He, too, must speak the Word everlasting. And over this resolve presides a woman who is nameless, faceless, known only in a series of subordinate clauses, ‘Who… / Who… ’, who walks with ‘the new years’, who restores his power to write ‘new verse’, and who bends her head in silent acceptance and gives the all-important sign that the Lord’s Word would come.
—from The Imperfect Life of T. S. Eliot by Lyndall Gordon (p 235).
…but Eliot was to draw on Bergson’s challenge to the technological artifice of clock-time which enforces the present and ignores the cumulative incursions of the past. Duration, the lived experience of Time, is subjective and continuous, not measured out in ticks and tocks. (To experience the even monotony of measured time— the ‘petty pace’ of Macbeth’s tomorrow’s— is the unspeakable torment of vacated souls.)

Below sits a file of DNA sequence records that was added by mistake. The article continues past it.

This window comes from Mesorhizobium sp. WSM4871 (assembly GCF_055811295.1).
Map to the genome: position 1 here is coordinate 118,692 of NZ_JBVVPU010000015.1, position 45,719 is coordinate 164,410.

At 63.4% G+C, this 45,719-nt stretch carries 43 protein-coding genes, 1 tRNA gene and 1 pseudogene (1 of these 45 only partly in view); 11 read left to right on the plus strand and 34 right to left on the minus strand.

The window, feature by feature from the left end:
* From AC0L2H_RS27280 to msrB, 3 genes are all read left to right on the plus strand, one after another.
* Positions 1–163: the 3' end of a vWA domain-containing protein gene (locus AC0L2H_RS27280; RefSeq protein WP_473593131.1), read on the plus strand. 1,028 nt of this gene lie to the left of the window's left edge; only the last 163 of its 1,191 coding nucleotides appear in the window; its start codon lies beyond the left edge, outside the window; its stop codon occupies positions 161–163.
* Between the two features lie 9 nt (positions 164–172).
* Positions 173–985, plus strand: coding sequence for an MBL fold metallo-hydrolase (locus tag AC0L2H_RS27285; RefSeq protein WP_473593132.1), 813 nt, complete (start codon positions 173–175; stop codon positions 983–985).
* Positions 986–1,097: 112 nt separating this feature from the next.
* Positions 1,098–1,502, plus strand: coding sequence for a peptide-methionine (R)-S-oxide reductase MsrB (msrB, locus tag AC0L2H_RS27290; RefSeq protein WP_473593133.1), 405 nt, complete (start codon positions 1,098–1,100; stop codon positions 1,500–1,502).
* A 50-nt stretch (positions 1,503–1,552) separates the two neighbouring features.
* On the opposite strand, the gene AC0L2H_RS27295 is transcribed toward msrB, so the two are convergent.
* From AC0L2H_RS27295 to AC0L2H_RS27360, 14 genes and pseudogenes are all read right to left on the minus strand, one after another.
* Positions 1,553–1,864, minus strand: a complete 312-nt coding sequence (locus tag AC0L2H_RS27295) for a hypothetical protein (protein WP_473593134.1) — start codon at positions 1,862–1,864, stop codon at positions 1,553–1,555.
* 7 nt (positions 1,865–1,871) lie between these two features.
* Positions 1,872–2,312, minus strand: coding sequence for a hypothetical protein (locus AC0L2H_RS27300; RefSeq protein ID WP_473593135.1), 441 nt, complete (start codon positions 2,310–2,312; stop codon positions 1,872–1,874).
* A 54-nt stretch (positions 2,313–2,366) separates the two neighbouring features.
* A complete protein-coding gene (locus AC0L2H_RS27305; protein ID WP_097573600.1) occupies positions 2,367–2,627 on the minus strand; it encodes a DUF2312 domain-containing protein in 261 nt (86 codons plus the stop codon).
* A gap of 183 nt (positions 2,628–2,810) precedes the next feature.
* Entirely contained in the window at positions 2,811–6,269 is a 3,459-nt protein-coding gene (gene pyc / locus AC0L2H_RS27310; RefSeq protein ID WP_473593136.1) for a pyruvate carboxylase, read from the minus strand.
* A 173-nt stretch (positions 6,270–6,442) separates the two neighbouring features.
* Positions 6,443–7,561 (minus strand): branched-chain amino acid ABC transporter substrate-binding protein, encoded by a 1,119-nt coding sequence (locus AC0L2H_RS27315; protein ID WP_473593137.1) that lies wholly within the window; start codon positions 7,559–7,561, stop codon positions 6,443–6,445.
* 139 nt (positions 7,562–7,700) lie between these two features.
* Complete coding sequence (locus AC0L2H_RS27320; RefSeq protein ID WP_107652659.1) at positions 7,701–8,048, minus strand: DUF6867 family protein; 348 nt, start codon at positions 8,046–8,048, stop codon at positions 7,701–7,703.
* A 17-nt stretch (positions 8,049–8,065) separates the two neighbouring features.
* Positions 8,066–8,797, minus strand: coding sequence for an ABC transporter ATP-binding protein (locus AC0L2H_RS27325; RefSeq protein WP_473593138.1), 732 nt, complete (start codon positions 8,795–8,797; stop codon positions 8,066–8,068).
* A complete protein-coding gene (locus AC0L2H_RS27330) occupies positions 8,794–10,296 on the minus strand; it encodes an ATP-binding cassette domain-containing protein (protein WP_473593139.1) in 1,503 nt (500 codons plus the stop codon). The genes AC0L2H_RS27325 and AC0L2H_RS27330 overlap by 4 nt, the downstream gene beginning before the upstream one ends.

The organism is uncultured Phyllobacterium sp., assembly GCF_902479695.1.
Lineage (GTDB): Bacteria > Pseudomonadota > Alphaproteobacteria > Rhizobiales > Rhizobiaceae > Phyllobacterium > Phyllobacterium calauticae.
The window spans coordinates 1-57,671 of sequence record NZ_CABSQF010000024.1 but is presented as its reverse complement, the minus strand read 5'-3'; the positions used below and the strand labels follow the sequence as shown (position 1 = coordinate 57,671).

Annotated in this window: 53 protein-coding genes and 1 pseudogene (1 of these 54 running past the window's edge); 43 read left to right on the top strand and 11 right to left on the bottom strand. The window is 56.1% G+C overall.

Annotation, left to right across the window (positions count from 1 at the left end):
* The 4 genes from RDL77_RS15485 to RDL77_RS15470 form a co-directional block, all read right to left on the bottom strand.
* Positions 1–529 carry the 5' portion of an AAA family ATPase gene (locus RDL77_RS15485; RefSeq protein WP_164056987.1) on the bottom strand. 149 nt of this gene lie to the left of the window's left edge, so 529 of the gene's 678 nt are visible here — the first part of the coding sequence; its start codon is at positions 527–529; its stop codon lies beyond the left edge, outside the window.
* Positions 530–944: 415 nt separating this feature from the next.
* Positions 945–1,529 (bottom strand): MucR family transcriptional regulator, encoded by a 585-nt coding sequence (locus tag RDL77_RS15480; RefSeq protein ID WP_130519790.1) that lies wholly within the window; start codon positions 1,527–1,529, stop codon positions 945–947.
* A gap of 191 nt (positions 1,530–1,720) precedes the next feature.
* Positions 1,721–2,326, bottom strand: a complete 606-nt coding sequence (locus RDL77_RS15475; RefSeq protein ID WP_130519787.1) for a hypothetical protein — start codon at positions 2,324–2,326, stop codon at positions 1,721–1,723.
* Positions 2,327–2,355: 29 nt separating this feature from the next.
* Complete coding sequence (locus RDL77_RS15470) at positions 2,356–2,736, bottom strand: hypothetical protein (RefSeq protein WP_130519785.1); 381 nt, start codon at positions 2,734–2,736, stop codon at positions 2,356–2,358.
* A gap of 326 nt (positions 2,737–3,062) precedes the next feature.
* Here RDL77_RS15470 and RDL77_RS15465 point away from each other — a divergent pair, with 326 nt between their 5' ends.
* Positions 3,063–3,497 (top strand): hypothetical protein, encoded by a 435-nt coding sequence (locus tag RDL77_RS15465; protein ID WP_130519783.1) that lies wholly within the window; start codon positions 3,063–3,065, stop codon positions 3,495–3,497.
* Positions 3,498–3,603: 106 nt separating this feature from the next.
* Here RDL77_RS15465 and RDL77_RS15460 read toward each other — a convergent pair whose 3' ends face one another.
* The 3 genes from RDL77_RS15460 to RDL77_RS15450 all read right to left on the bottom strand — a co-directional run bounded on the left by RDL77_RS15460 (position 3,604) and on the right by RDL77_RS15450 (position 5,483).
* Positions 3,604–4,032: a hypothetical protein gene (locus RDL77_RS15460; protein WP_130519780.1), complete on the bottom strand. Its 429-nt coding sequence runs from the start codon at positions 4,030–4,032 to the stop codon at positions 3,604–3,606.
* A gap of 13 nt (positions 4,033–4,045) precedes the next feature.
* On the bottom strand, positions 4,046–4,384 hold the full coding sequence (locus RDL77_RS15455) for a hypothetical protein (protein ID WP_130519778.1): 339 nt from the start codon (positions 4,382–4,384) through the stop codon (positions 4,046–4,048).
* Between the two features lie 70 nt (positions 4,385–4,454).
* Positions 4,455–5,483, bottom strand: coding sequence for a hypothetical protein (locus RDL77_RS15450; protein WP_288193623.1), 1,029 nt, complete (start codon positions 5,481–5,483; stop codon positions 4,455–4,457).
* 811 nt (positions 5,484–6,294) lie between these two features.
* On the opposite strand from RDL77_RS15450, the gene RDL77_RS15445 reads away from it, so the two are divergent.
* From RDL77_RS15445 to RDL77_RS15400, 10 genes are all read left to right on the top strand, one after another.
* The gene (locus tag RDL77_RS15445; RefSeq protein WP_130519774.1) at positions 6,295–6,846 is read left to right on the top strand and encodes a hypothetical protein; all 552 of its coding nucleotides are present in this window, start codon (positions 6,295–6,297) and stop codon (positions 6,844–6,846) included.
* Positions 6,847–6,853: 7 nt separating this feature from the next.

—The Imperfect Life of T. S. Eliot by Lyndall Gordon.